A patient with a 2-month-old kidney transplant has elevated creatinine, fever, and tenderness at the graft region. What other finding is likely present?
As always, we’re joined by Dr. Karen Shackelford of BoardVitals as we dig into today’s case to help give you a better understanding.
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[02:24] Question of the Week
The patient who has a history of kidney failure as a result of multicystic kidneys has an allograft kidney transplant. Two months later, she presents with fever, malaise, and tenderness in the graft region. Her lab work shows a rise in creatinine. What other finding is characteristic of her condition?
(B) Decreased graft size on the ultrasound
(C) Patchy mononuclear cell infiltrates without tubulitis
(D) Urinary obstruction
[03:20] Thought Process
The correct answer is E. The oliguria is a frequent finding. She has fever, malaise, and graft tenderness. Some patients can actually be asymptomatic during acute renal transplant rejection. They usually have hypertension that’s why answer choice A is wrong. The graft may actually be enlarged on ultrasound. Creatinine only rises when there’s significant histologic damage. If the graft rejection progressed, there would be weakness and fibrosis. You would have a decreased graft size but not at this point.
Patchy mononuclear cell infiltrates without tubulitis is a pathological description of something that occurs in patients who have a normal functional renal allopath. So the histopathological findings in patients with rejection may have findings of interstitial infiltration with mononuclear cells, sometimes eosinophils. And the tubular basement membrane will be disrupted by these infiltrating cells. This is tubulitis.
Along with inch-small arteritis, it’s considered the primary lesion of acute cellular rejection. Acute antibody-mediated rejection is characterized by vasculitis with neutrophils, anti-glomerular and peritubular capillaries fibrin, thrombi, or nephrosis. Then there’s interstitial hemorrhage, the presence of CD4 and antibody-specific to the donor suggest an antibody-mediated reaction.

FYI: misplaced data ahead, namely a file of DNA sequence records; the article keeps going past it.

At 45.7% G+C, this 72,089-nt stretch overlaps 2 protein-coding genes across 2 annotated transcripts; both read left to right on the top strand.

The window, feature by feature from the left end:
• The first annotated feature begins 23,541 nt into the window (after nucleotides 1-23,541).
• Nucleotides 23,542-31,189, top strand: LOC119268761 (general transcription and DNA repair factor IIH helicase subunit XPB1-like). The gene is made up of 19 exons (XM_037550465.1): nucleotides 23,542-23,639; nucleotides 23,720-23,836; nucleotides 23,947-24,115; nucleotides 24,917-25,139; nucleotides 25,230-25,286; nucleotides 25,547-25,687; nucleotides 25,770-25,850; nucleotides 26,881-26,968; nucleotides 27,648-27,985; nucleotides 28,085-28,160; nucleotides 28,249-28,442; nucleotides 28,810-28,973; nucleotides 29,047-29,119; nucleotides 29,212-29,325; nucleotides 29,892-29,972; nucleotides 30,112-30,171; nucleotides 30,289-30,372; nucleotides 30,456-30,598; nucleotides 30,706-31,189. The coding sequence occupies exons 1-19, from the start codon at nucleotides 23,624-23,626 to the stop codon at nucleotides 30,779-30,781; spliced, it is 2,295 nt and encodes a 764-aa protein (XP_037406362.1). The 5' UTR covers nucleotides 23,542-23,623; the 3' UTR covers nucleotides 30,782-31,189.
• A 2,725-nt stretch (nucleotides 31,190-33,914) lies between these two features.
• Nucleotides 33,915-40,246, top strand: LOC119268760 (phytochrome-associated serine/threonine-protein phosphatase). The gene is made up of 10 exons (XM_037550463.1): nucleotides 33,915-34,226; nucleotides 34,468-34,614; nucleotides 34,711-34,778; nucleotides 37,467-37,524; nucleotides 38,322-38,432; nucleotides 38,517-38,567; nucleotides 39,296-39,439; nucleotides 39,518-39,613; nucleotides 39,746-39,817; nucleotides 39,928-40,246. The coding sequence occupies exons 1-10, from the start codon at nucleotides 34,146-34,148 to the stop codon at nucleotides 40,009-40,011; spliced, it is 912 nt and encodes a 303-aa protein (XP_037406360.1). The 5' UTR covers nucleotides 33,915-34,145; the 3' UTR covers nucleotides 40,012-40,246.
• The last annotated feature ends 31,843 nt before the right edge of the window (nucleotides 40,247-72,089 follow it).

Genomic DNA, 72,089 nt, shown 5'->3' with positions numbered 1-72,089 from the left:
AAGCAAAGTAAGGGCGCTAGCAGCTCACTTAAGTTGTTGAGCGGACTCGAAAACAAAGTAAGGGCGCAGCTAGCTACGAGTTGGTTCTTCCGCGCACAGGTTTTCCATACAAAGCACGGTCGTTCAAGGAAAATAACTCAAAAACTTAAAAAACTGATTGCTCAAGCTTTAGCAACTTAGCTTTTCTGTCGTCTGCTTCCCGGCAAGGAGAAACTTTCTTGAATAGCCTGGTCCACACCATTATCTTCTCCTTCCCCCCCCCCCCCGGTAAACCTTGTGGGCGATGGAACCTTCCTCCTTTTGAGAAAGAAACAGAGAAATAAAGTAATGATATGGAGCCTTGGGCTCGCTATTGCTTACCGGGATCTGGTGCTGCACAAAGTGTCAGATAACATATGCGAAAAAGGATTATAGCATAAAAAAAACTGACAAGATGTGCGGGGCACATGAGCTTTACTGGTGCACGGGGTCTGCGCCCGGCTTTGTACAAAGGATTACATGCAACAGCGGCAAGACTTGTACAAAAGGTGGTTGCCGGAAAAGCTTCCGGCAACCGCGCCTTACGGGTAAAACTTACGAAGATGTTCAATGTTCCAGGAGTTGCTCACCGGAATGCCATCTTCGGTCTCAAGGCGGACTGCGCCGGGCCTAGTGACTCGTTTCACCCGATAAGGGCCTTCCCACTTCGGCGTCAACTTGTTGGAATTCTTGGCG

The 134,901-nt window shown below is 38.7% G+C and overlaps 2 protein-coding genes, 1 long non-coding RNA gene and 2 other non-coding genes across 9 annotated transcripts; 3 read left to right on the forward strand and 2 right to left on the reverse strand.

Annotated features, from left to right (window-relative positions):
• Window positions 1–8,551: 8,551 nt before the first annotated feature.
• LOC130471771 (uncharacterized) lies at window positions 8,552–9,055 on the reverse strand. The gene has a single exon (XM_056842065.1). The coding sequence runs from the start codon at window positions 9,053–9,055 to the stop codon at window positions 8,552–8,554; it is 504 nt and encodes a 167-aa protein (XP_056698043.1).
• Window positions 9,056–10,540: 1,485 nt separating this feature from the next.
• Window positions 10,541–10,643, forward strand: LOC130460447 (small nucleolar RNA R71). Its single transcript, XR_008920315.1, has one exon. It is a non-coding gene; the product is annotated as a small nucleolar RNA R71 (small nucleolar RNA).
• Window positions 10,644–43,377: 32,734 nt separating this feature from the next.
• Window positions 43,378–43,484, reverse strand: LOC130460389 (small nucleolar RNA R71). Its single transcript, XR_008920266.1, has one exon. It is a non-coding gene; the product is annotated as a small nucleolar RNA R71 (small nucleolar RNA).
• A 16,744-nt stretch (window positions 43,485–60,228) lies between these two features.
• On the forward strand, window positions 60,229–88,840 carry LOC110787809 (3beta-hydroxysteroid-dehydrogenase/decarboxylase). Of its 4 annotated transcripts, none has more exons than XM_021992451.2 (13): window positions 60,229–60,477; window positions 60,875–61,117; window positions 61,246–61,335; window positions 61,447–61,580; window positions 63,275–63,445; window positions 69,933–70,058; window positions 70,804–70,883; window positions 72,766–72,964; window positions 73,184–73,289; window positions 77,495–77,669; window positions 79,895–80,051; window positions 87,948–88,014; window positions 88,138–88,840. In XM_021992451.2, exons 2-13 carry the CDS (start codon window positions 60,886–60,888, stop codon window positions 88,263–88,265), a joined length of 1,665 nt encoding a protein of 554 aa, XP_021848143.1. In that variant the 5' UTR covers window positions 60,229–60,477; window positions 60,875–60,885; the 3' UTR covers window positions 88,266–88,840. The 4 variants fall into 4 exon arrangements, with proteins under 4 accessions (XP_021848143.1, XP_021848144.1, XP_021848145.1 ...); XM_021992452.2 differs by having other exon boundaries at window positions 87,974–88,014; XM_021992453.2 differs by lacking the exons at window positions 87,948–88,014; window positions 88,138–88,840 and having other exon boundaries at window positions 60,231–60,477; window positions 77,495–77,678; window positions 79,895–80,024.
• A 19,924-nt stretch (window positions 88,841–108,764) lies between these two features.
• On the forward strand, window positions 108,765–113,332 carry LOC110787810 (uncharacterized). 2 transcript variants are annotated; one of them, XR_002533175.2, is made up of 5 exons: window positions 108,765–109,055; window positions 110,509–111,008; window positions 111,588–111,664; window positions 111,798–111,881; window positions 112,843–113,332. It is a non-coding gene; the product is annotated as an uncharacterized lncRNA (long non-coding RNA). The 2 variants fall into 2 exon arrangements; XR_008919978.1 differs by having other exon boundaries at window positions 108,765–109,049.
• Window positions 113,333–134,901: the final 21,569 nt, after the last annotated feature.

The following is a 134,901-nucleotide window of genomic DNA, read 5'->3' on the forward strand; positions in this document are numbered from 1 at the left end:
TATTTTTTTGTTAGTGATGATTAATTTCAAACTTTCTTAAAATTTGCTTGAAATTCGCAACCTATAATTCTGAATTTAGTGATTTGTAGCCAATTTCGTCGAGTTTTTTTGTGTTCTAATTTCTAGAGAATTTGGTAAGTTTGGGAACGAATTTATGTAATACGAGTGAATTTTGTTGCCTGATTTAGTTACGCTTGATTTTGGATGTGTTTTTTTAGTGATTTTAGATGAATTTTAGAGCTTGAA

In chronic allograft dysfunction, you will see peritubular basement membrane splitting and multi-layering of the basement membrane.
The antibody-mediated rejection is an albumin response that occurs as antigen-antibody complex fixes complement with the activation of multiple complement protein. C4D is the component of the normal complement pathway. When C4 is split into C4A and C4B, C4B is then converted to C4D. This binds covalently to the endothelial basement membrane and the collagen basement membrane.
In a normal kidney, C4D can be found in the glomerular mesangium and at the vascular pole. But the excessive reduction of immune complex deposition disease results in accumulation in the glomerular capillaries. The CD4 deposition can be seen by monoclonal antibodies staining and fluorescent tissue immunofluorescence.
Peritubular capillaries staining is useful in just renal allografts. In acute allogra rejection graft, they appear large. Urinary obstruction is not the mechanism of oliguria in patients with renal allograft rejection.
[09:20] Definition of Acute Rejection
Graft versus host reaction is an immune condition that occurs immediately after a transplant procedure when the immune cells from the donor attack the recipient patient’s host tissue.
Acute rejection goes the other direction that is characterized by oliguria, fever, malaise, and graft tenderness. So you’re having this inflammatory reaction. When you have chronic rejection, like anything else she developed, there was significant tissue damage from chronic inflammation.
The most common cause of graft failure after the first year is called chronic rejection under the Banff classification system. Chronic allograft nephropathy, which is chronic rejection, is characterized by interstitial fibrosis and tubular atrophy.
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